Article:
I expected more of Burning Bright, having been told that Chevalier wrote Girl With a Pearl Earring, which I've yet to read, but I have been told is good.  I was not to be satisfied.  In the book, Chevalier tries to depict London during the Romantic era, playing too with the ideas beloved by the Romantics, for example the beauty of the rural and the corruption of the urban. But her execution of these ideas is clumsy, and they almost lose relevance as a consequence, which the Romantics themselves would have lamented - Coleridge twists in his grave. 

The plot progresses as follows. A family from the good rural areas up North, move down to London when opportunity calls. But they are led astray by the allures of the city - they end up poorer than they began, tales of woe hound them, one of the few thins to make their lives seem worthwhile is the assistance they are given by one Mr. William Blake, their neighbour in Lambeth.  William Blake meets the two main characters of the book - a boy and a girl - for whom he tries to explain the nature of innocence and experience, an ongoing conversation in which Blake expounds on how everyone has some innocence and some experience in them, and that each person but finds themselves somewhere on the continuum.  Rah rah! Enter caddish lad, all suave atop a military horse, who navigates a lady's innocence and makes her more experienced. Ho hum. The book had a lot of potential, there was so much that could be done with the character of William Blake and the people who surrounded him, but it was not to be.

Instead, somehow, Chevalier manages to take the good bits, peel many of them away, and trivialize what remains by turning it into something puerile and arbitrary.  If you've read Songs of Innocence and Experience, then you'd know that Blake plays with the these notions deliberately, plays with ideas of religion, of youth, of age, of creation and destruction.  Yes, these come through in Chevalier's story, but so obviously and clumsily that they are far less appreciable than in William Blake's poetry.  I'd recommend that instead of reading this book, reading a biography of William Blake, read some of his poetry, and maybe read a bit about the history of London at the time.

Annie Dilard - The Maytrees
Rarely do I read a book that conjures images as vividly and imaginatively as those that Annie Dillard  conjures in The Maytrees.  A love story, the book charts the love of a couple living in Provincetown on the Eastern Coast of the United States: they give birth to a child, they rift, but where does love go? What happens to love? Does it vanish? remain? transform? Can you love more than one person at a time? What of children?

I consistently read passages of The Maytrees out to my wife, astounded by Dillard's ability to characterize moments and sensations perfectly, for example, "They shook hands and hers felt hot under sand like a sugar donut," (7) or "Lou saw the sun spread like a gull for its landing on the sea." (105) Both are beautiful comparisons and evoke  the exact image, the exact sensation to make me, as a reader, feel and see what the author makes the characters feel and see in these moments.

The Maytrees is stately, it carried me on the ebbs and flows of its prose as it would a piece of driftwood, and I had to give in to the rhythms of it, let it speak to me slowly, occasionally overwhelmed, occasionally feeling as though I sat atop a wave and was glimpsing an horizon beyond the book.  Ok, I'm over-writing now, but I simply wanted to say I thought the book beautiful, poignant, poetic.  It will not suit everyone, not that much 'happens'.  Much is shown for us to interpret and relay, but I believe that if you appreciate Dillard's writing style, I have but read The Writing Life, The Maytrees will reward you with equally good steadily unfurling beauty and truth about love.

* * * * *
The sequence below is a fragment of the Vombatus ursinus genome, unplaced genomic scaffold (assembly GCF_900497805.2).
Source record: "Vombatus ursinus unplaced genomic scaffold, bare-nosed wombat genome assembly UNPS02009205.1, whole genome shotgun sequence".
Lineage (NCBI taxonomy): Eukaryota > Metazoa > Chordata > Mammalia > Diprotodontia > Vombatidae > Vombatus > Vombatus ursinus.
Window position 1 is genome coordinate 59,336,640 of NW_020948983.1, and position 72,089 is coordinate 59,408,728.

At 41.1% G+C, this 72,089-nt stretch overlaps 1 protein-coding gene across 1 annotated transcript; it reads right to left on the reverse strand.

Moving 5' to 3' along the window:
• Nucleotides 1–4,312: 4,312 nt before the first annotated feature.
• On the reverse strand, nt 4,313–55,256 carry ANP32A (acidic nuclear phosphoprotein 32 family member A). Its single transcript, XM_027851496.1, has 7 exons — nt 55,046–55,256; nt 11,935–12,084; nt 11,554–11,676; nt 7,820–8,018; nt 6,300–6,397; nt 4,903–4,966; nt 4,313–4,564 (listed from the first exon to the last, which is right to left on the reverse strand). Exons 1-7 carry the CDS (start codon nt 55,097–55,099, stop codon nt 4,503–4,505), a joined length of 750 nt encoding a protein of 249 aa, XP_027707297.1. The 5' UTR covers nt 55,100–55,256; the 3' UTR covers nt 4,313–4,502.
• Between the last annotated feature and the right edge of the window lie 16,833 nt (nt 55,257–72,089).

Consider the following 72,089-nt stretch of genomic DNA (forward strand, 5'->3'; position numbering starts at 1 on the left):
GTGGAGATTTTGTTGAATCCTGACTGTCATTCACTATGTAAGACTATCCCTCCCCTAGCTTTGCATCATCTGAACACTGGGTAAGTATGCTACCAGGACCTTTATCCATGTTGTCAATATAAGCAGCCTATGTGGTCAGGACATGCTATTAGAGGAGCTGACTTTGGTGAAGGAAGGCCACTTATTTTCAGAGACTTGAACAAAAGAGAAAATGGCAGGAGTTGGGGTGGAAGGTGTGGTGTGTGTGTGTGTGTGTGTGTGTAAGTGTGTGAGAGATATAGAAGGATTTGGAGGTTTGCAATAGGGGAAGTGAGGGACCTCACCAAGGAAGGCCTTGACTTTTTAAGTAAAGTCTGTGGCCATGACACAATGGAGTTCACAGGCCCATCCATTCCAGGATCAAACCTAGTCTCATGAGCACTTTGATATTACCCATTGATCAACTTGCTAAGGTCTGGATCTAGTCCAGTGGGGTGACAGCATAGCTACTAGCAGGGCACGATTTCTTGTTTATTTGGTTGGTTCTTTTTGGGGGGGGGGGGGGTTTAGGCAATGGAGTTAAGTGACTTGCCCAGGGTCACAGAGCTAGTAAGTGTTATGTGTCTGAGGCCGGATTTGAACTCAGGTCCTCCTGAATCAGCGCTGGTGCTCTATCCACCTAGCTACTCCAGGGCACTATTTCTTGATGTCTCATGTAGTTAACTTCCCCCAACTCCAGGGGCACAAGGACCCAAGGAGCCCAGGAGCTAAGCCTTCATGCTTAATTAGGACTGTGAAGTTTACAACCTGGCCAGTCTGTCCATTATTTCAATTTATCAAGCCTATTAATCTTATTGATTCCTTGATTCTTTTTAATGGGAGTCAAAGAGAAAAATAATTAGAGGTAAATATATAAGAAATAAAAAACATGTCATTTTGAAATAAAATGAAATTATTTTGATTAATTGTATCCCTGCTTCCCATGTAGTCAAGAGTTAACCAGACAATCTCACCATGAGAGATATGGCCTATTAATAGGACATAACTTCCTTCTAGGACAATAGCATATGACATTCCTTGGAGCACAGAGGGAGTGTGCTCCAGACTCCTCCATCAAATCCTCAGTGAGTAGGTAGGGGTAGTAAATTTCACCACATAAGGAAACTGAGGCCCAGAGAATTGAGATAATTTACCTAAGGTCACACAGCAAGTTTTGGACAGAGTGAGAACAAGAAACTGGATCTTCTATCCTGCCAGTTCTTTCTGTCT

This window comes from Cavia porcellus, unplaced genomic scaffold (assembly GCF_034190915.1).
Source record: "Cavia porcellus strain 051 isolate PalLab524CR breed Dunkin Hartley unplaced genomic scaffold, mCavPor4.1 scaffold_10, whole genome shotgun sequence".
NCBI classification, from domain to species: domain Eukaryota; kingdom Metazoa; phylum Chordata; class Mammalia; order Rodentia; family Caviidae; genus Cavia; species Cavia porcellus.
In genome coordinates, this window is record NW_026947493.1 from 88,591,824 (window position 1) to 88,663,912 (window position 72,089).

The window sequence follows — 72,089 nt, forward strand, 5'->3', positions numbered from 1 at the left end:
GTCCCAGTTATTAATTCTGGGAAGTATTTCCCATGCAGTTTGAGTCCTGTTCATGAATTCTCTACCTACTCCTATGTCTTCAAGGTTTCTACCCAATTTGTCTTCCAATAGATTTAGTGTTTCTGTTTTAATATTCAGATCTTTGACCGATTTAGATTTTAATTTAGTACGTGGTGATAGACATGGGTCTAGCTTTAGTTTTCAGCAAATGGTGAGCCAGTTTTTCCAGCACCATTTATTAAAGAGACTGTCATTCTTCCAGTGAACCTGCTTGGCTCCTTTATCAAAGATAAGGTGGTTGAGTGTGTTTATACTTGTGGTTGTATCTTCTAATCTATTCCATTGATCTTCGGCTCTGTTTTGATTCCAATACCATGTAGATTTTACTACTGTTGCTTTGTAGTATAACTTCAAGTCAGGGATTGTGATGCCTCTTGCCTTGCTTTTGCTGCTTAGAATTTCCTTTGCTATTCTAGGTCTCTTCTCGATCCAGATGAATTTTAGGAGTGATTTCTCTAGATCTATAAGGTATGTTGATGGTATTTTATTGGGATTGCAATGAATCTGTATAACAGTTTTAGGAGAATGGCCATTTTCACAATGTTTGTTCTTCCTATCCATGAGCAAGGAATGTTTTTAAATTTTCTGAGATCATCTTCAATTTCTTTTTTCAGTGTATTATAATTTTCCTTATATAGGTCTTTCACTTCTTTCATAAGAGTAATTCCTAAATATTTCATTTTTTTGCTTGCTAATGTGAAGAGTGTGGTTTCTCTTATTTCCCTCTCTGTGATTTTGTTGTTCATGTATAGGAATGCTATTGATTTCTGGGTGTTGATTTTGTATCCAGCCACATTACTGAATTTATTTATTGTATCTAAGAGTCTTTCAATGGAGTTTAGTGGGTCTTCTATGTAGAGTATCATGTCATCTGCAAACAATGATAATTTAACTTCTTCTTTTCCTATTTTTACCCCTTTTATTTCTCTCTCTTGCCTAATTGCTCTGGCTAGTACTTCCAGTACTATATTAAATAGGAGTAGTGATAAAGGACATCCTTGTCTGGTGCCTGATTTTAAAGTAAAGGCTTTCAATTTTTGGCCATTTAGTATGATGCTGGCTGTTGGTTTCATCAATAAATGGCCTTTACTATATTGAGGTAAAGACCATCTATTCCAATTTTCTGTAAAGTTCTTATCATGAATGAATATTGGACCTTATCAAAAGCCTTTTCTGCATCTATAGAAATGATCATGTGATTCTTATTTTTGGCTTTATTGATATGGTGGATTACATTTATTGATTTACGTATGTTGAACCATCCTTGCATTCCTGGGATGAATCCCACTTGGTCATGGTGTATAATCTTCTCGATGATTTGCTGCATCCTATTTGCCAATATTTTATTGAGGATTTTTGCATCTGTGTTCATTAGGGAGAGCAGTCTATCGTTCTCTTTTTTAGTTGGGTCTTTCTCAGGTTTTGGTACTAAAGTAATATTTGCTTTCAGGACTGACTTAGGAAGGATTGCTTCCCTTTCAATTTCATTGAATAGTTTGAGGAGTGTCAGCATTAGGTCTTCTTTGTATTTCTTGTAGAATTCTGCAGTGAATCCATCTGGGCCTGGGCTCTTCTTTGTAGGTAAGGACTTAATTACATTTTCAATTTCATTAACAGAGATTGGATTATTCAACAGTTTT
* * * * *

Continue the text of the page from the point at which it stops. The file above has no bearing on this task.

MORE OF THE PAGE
Raymond E. Feist - The Serpentwar Saga and The Conclave of Shadows Trilogy
I've read these books a number of times.  Having recently been moving country, staying in a friend's living room, finding an apartment,
moving, getting internet, signing contracts, getting work, etc, I needed something non-literary.  I fly through these books when I read
them and they satisfy a strange urge for reading about heroes, battles, magic, etc.  Feist does epic battles, multiple-world-spanning wars, and bad philosophy about gods and people well.  The Serpentwar Saga probably contains one of my favourite books of his Rise of a Merchant Prince, in which the main character, Rupert Avery, tries to set up a trading empire.  Feist details how Roo fails, has the chutzpah to try something phenomenal, triumphs, then loses a huge amount of money in the next book because of a war, after which he starts up again in an attempt to regain his wealth amidst the ashes of a burnt-out kingdom.  Thrilling stuff.  Just what I needed while dealing with admin and getting back into a working paper on risk aversion.

Thursday, October 22, 2009

Gender and Risk: Reviews of the Evidence

Posted by Simon Halliday | Thursday, October 22, 2009 | Category: , , , | 4 comments begin my series on risk aversion, competition and gender with a review paper by Catherine Eckel and Philip J. Grossman in The Handbook of Experimental Economics Results. In their paper, Eckel and Grossman cover several papers that assess risk aversion. So what do we mean by risk aversion? We mean the tendency to avoid risk, to avoid a probability of winning or losing money relative to winning or losing some certain amount of money.  For example, do you put your money under your bed, in property, in bonds, or in stocks? The level of risk increases as you move from the one to the other, but the potential rewards increase too - leading to the well-known relationship between risk and reward.  Eckel and Grossman look at three methods used in economics to assess risk aversion - Abstract Gambles, Contextual Environment Experiments and Field Experiments. I deal with each in turn.